Feminist fashion designer, Phoebe Philo, has announced her long-awaited return to the fashion industry. In 2022, her own eponymous label will launch. Philo’s many devoted fans, also known as Philophiles, are rejoicing at the news, and what it will mean for the fashion world. At last, a much-needed female voice will return to speak out for women among the industry’s abundance of male designers. As Barneys fashion director, Marina Larroude, expertly formulated, whatever Philo put on the runway “was going to be what the masses were going to see in the next decade.”

Philo’s previous designs have been celebrated because she creates her clothing with the female gaze in mind, fighting against the fashion world’s gender inequality. Although the industry is female-centric, with women making up the majority of its workforce and consumers, it is men who occupy the top positions, and as such, much of the fashion world is governed by the male gaze: only 40% of womenswear brands are designed by women, and a mere 14% of the fifty major fashion brands are run by women.

“For Philo, the act of choosing an outfit can be self-empowering, rather than a means to impress a man”

While women can, of course, wear clothing designed by men and certainly do enjoy wearing it, these clothes are often designed with the male gaze in mind, which clothes an unreal notion of the ideal woman. It dresses a fantasy, rather than a reality, seeing its models as objects to be viewed for its own pleasure.

Philo’s female gaze, however, is about the real woman behind the clothing. Her feminist point of view prioritises the way women feel, by listening to what they want and need, while also considering the functionality and comfort of clothing. Dresses with pockets, heels that can be walked in, comfortable clothes, and styles that flatter the female figure’s natural beauty —without reducing a woman’s body to a commodity to be admired. In the past, Philo has created designs with the modern, realistic woman in mind, bringing a genuine understanding of female consumer needs into the fashion world. For Philo, the act of choosing an outfit can be self-empowering, rather than a means to impress a man. Through the female gaze, women dress for themselves.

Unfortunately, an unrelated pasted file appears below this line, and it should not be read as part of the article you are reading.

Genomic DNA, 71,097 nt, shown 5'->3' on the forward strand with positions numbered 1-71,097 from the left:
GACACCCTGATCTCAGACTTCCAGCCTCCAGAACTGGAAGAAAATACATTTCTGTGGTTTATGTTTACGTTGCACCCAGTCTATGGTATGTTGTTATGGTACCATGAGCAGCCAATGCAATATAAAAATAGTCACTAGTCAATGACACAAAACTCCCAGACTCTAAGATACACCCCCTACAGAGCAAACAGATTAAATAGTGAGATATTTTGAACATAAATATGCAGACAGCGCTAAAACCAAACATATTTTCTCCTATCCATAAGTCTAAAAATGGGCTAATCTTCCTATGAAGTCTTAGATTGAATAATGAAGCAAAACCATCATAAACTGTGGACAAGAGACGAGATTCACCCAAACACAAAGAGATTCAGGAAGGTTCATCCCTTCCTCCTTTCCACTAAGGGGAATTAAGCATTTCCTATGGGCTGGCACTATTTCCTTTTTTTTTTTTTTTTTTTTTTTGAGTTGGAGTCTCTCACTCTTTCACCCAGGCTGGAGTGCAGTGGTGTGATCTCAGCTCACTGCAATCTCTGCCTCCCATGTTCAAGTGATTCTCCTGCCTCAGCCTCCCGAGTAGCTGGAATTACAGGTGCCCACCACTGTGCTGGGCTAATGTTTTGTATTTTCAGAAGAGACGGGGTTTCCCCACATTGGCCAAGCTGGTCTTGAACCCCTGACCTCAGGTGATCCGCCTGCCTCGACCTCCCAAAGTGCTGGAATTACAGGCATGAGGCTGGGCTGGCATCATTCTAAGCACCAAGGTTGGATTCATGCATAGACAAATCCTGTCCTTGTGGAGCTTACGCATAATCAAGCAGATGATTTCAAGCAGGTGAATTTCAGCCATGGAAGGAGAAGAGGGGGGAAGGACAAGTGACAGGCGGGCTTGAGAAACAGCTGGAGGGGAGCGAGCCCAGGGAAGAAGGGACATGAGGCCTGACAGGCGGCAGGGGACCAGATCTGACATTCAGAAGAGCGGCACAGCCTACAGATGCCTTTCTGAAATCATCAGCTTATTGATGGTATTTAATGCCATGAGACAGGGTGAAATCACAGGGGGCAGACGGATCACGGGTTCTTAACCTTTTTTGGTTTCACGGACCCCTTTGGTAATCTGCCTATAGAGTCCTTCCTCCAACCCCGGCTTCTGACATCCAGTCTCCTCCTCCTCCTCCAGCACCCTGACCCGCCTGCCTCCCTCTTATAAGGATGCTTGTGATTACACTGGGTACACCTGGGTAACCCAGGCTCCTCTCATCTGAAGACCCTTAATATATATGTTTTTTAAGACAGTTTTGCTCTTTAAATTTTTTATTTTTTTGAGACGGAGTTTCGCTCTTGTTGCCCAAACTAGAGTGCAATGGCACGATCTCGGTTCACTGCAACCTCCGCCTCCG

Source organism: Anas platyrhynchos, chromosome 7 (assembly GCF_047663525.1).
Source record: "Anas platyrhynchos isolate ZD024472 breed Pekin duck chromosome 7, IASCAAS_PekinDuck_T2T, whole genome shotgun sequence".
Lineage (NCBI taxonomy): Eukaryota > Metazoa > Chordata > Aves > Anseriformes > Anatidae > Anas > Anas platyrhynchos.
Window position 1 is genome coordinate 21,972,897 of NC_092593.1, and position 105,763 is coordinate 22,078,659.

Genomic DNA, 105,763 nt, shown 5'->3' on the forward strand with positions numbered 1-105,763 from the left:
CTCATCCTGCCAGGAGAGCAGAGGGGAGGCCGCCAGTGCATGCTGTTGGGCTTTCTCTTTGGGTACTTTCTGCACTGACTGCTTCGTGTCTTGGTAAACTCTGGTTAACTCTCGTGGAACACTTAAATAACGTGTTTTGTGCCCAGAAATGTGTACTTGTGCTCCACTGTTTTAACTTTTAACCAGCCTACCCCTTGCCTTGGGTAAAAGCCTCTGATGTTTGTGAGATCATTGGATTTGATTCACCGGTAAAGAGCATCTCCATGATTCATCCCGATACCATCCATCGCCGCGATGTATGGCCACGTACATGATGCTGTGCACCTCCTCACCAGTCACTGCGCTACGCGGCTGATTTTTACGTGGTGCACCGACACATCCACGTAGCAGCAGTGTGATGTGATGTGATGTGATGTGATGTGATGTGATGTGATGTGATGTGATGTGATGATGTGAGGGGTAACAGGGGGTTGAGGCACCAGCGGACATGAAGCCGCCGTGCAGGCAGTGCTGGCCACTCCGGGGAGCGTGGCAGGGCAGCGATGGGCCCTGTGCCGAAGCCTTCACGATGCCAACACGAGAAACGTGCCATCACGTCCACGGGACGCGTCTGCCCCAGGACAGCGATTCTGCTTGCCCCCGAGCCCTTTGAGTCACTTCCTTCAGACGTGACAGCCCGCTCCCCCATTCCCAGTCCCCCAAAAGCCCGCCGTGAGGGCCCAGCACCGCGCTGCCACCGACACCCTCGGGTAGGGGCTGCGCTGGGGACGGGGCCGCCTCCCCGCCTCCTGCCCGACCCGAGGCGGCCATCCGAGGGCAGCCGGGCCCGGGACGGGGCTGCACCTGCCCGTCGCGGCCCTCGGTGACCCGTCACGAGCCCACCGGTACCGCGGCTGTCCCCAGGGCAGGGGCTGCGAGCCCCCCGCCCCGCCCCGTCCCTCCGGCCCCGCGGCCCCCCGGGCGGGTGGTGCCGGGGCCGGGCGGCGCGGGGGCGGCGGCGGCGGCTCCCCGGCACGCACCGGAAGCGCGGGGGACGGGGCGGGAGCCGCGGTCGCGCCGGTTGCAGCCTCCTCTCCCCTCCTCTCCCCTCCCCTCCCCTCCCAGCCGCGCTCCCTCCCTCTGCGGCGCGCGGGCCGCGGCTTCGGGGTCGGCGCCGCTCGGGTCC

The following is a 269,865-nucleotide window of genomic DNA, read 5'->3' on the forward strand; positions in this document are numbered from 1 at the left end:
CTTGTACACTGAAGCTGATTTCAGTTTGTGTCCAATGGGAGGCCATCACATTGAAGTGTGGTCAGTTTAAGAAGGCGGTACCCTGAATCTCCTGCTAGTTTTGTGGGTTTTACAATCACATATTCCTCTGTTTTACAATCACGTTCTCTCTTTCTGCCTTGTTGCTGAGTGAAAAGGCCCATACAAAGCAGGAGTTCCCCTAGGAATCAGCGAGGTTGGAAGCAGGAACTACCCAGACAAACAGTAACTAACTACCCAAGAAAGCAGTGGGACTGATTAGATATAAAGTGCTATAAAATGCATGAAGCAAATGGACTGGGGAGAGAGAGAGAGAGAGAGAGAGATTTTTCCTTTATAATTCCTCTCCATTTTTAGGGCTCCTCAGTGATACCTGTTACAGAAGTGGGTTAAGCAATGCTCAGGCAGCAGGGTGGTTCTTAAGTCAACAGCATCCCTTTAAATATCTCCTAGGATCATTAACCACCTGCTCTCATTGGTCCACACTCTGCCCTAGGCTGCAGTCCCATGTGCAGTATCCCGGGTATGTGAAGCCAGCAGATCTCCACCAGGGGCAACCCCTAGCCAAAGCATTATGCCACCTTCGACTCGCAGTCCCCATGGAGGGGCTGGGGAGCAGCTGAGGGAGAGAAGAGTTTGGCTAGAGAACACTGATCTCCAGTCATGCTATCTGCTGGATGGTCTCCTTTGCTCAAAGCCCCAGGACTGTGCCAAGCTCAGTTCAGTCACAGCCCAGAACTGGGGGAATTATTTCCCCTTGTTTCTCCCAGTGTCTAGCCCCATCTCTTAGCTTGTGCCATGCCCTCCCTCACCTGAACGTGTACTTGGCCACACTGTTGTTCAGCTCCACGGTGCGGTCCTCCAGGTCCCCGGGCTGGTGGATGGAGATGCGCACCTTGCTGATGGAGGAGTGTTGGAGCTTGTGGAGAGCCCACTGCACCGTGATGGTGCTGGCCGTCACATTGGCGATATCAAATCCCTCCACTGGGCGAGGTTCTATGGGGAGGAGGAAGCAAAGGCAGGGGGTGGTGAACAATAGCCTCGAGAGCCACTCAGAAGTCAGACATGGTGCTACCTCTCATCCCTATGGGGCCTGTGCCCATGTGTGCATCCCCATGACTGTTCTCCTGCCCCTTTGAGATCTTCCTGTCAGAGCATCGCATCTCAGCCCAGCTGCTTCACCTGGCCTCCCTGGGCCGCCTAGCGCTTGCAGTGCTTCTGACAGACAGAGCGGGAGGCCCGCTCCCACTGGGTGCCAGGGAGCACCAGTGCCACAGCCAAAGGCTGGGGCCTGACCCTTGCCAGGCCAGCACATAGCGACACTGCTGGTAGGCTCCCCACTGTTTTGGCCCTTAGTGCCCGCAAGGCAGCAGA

Therefore, clothing made by women for women is important, and its transcendent power is proven by Philo’s past successes at Chloé and Celine, which both became ‘it’ brands during Philo’s tenures as creative director. At Celine, sales quintupled to over €900 million during the ten years that Philo worked as creative director.

At Chloé, Philo took inspiration from her love of Portobello Market’s vintage designs, creating clothes for young women which she found empowering. She adopted flowery patterns, inspiring colours and layered fabrics, and introduced wide-leg, high-waisted trousers, chunky heels and wedges, flowy baby-doll dresses and leather bags — including the iconic Paddington bag. Her feminine styles were comfortable and easy to wear, departing from the skin-tight mini dresses, low-waists, and slender, but less stable, heels which preceded her. The previous designs oozed with sex appeal, while Philo captured a different side of the female identity.